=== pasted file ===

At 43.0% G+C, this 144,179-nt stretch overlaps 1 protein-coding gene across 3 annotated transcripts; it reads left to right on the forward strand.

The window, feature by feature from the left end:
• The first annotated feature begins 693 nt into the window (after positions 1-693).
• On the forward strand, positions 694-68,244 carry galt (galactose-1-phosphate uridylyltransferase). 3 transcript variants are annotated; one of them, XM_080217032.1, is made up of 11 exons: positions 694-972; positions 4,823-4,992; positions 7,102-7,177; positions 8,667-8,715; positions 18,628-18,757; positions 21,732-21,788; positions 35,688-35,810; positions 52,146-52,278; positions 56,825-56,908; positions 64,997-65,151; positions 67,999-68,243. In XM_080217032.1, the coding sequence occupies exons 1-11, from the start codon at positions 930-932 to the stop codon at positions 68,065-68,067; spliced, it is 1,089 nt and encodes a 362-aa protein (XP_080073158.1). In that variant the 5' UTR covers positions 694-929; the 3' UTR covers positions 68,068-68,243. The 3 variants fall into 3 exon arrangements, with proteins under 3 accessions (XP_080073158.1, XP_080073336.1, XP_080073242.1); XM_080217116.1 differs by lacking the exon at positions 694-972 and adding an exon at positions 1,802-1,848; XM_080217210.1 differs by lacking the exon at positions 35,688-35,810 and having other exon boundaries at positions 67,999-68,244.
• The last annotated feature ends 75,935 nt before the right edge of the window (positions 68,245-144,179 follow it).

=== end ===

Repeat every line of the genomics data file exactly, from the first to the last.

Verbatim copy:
At 43.0% G+C, this 144,179-nt stretch overlaps 1 protein-coding gene across 3 annotated transcripts; it reads left to right on the forward strand.

The window, feature by feature from the left end:
• The first annotated feature begins 693 nt into the window (after positions 1-693).
• On the forward strand, positions 694-68,244 carry galt (galactose-1-phosphate uridylyltransferase). 3 transcript variants are annotated; one of them, XM_080217032.1, is made up of 11 exons: positions 694-972; positions 4,823-4,992; positions 7,102-7,177; positions 8,667-8,715; positions 18,628-18,757; positions 21,732-21,788; positions 35,688-35,810; positions 52,146-52,278; positions 56,825-56,908; positions 64,997-65,151; positions 67,999-68,243. In XM_080217032.1, the coding sequence occupies exons 1-11, from the start codon at positions 930-932 to the stop codon at positions 68,065-68,067; spliced, it is 1,089 nt and encodes a 362-aa protein (XP_080073158.1). In that variant the 5' UTR covers positions 694-929; the 3' UTR covers positions 68,068-68,243. The 3 variants fall into 3 exon arrangements, with proteins under 3 accessions (XP_080073158.1, XP_080073336.1, XP_080073242.1); XM_080217116.1 differs by lacking the exon at positions 694-972 and adding an exon at positions 1,802-1,848; XM_080217210.1 differs by lacking the exon at positions 35,688-35,810 and having other exon boundaries at positions 67,999-68,244.
• The last annotated feature ends 75,935 nt before the right edge of the window (positions 68,245-144,179 follow it).